Apocalypse Now meets The Lord of the Rings in a bold new fantasy from the acclaimed author of the Iron Elves trilogy, filled with “heroic action that keeps fans coming back” (Publishers Weekly).
Channeling the turbulent period of the Vietnam War and its ruthless pitting of ideologies, cultures, generations, and races against each other, military historian and acclaimed fantasy writer Chris Evans takes a daring new approach to the traditional world of sword and sorcery by thrusting it into a maelstrom of racial animus, drug use, rebellion, and a growing war that seems at once unwinnable and with no end in sight. In this thrilling epic, right and wrong, country and honor, freedom and sacrifice are all put to the ultimate test in the heart of a dark, bloody, otherworldly jungle.
In this strange, new world deep among the shadows under a triple-canopy jungle and plagued by dangers real and imagined, soldiers strive to fulfill a mission they don’t understand and are ill-equipped to carry out. And high above them, the heavy rush of wings slashing through the humid air herald a coming wave of death and destruction, and just possibly, salvation.
|Of Bone and Thunder
Publisher: Gallery Books
Publication: October 2014
Genre: Fantasy, Alternative History, War
Received via Kindle First
Locate: amazon | b&n | worldcat
Of Bone and Thunder by Chris Evans
This book was absolutely amazing, though I do believe the comparison to Lord of the Rings is a bit misleading. Whereas Lord of the Rings focuses on the macro image of war and the struggle between good and evil, Of Bone and Thunder focuses on war at the micro level, taking a look at the toll it takes on the participants who have little time to sit and philosophize over the morality of war or good and evil as they try to survive. It is much more Apocalypse Now, mixed with hints of Heart of Darkness. The parallel to the Vietnam War is overwhelming, but presented with enough fantastical elements that it doesn’t stray out of the fantasy genre and into purely war and military fiction. Weapons are traditional, without a single firearm. There are wizards and dragons and elementalists/magicians with the ability to manipulate energies (called thaums.) Dragons supply air travel to the troops and firepower from the air.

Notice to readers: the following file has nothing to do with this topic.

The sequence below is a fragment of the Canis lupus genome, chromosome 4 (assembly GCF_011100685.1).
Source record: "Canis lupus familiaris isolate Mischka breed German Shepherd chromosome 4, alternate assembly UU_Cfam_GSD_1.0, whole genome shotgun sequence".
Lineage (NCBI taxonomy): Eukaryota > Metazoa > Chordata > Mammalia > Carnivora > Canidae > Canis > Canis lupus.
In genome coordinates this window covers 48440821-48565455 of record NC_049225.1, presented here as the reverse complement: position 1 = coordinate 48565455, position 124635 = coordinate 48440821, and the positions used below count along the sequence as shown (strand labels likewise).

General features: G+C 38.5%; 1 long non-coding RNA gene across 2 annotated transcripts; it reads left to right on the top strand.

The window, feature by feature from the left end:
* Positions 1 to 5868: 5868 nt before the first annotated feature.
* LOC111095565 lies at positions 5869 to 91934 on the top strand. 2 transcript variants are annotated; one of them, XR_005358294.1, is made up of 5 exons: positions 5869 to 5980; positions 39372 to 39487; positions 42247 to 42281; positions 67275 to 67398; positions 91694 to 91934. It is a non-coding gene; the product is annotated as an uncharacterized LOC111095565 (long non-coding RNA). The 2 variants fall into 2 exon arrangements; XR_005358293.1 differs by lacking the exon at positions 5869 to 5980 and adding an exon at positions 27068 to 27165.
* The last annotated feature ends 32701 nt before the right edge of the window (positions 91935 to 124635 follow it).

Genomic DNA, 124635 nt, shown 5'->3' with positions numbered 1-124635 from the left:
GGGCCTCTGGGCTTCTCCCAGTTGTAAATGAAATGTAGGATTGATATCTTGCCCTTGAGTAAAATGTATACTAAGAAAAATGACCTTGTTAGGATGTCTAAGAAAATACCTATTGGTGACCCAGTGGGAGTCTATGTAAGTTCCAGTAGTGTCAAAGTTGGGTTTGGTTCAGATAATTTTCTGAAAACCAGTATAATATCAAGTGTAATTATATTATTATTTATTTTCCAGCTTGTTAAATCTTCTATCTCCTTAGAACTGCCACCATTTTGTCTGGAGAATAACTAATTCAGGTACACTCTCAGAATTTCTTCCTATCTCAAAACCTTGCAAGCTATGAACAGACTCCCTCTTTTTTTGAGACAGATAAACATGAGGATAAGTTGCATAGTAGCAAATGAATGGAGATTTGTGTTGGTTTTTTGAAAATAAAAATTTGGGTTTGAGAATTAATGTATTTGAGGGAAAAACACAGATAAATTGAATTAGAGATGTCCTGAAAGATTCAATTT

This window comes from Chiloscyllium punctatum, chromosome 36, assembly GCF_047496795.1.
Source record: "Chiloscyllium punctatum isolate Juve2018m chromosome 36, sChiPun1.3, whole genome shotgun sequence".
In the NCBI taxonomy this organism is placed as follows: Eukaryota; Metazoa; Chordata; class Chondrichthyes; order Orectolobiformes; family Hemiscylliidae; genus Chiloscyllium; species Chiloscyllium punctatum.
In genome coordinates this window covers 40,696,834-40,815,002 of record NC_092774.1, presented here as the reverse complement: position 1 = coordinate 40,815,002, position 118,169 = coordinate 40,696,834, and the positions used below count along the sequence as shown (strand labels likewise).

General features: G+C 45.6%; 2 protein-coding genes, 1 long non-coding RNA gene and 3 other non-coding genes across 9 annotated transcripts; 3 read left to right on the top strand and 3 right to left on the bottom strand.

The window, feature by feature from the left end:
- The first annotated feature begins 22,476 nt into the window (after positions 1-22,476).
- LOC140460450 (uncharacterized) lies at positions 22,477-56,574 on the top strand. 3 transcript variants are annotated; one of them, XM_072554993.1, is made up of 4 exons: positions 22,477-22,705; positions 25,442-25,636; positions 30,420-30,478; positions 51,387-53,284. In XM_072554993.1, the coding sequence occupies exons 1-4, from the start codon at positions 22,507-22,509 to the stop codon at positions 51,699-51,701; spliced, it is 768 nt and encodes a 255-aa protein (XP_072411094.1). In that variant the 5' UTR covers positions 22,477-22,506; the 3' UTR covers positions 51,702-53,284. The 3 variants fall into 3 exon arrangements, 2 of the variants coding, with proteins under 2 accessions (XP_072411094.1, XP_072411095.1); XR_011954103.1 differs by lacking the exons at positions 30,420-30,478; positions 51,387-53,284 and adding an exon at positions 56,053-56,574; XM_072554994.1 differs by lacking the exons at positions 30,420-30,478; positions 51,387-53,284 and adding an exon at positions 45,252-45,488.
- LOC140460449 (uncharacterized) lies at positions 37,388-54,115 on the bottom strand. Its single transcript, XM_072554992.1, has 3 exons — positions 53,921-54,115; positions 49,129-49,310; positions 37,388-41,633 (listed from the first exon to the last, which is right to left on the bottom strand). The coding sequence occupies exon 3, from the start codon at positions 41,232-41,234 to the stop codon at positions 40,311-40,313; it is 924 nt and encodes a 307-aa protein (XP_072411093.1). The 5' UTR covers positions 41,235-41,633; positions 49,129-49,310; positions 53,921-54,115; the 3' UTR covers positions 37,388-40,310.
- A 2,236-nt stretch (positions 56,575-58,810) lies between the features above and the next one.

Readers are thrust into the middle of a war that should have been won ages ago, according to main public of the Kingdom. We meet solider Carnan “Carny” Qillibrin, a crossbowman desperate to leave the jungle and beginning to tire of the war. He and his fellow soldiers have been climbing through the mountainside jungle in search of the enemy, natives of Luitox whom the soldiers call Slyts. We follow his unit through the war and through their losses. It feels frighteningly real and Evans did an amazing job capturing the feelings of anger, futility, and despondency, but also the sense of camaraderie and responsibility that begins to form between completely people from completely different upbringings due to battle. The soldiers vary from illiterate farmers, to bards, to killers, to simple villagers and religious zealots, yet they each play a vital role in their unit, the war, and the story itself. There’s Wraith, the expert killer who might not be a good soldier, but is an expert at tracking prey and taking them out quickly and quietly. The stereotypical soldier, Big Hog, who cannot read but is a man of the earth, able to follow directions, inspire others, offer comic relief, and still maintain enough faith and hope that the war will end soon and he will make it back home to his farm. Above all, we have Carny, the protagonist of the unit and the embodiment of the everyman, a poor villager who was thrust into a war because he had nothing else going for him in life. A boy who fights because to quit would mean death and when faced with the grim truths of war in reality, as opposed to war in propaganda, turns to local narcotics to numb himself.